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Toro Rosso's Franz Tost has simple cure for F1's lack of overtaking

Written by  Jan 10, 2019

Toro Rosso team boss Franz Tost has identified a simple solution for Formula 1's current lack of on-track action, a big reduction in downforce.

In 2017, the sport moved away from the cleaner aerodynamic designs first introduced in 2009 and returned to big tyres and big aero with the aim of reducing lap times by around five seconds per lap.

While that worked, with last year's cars the fastest F1 has ever seen, it had a detrimental impact on overtaking around most circuits and particularly those where DRS isn't as effective.

"We have so much downforce," Tost bemoaned to Autosport. "This means high corner speeds, no one can follow because of the dirty air behind and we have hardly braking zones. How should you overtake?

"That means the FIA, FOM – and there are the experienced people over there, like [F1 motorsport director] Ross Brawn, like Pat Symonds – they know exactly what you should do: to come down with aero side, with the downforce.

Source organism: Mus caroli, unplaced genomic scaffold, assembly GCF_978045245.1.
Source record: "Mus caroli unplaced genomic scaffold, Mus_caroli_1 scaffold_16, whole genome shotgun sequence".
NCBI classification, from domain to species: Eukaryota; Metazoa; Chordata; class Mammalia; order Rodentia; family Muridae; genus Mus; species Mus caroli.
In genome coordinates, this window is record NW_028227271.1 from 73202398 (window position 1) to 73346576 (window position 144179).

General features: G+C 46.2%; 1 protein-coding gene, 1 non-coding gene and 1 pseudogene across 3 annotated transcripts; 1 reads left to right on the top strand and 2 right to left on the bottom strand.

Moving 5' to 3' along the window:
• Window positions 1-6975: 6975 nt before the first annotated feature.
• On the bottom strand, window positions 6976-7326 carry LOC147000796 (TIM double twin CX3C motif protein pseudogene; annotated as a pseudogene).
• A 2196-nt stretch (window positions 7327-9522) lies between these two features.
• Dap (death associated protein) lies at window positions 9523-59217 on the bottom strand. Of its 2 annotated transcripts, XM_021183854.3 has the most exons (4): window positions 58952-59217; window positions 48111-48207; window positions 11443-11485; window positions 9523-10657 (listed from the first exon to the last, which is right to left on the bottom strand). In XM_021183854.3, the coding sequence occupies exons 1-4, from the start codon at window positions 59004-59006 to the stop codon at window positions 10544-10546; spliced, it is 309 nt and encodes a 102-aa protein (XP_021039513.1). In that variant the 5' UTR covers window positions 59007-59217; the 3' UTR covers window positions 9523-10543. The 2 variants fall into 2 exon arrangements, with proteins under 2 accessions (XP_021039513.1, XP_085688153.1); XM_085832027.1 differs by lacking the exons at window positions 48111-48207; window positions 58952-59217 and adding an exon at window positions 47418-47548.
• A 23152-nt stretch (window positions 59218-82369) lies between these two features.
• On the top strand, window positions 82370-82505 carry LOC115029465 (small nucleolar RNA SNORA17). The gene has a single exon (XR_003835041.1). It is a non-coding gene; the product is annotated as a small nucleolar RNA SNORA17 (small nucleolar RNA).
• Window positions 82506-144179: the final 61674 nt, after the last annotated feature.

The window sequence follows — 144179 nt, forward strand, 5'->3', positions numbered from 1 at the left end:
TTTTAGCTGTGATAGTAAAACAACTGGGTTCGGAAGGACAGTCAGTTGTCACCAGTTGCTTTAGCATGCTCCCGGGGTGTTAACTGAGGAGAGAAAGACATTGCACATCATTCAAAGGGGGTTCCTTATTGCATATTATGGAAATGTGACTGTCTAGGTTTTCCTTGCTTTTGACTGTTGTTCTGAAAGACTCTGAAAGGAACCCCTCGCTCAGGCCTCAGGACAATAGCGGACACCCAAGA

"I would cut minimum 40-50% of the current downforce, to make the car much more unstable in the corners, then people see that drivers have to fight with the car," the Austrian recommended.

"Cars will be much faster on the straight, you have chances to overtake someone because of [increased] braking zones and you can follow in the corners.

"This regulation could be easy to be realised. They just have to want it."

IndyCar made a similar move with their new chassis' for 2018 cutting downforce to increase the challenge for drivers.

However, after complaints that the previous generation of F1 cars were too slow, Brawn is attempting to cure the problem with smaller changes such as the simpler wings coming for 2019 ahead of another overhaul in design expected for 2021.

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Development of those cars is continuing with the help of the teams, but in Tost's opinion, that is a bad idea given the nature of the sport's politics.

"The teams! Never ask the teams," he proclaimed. "[The rule makers need to] come with the regulations, [say] 'accept or go', but instead they ask the teams.

"They come to the Technical Working Group. Who is in the Technical Working Group? Engineers. Never ask the engineers!"

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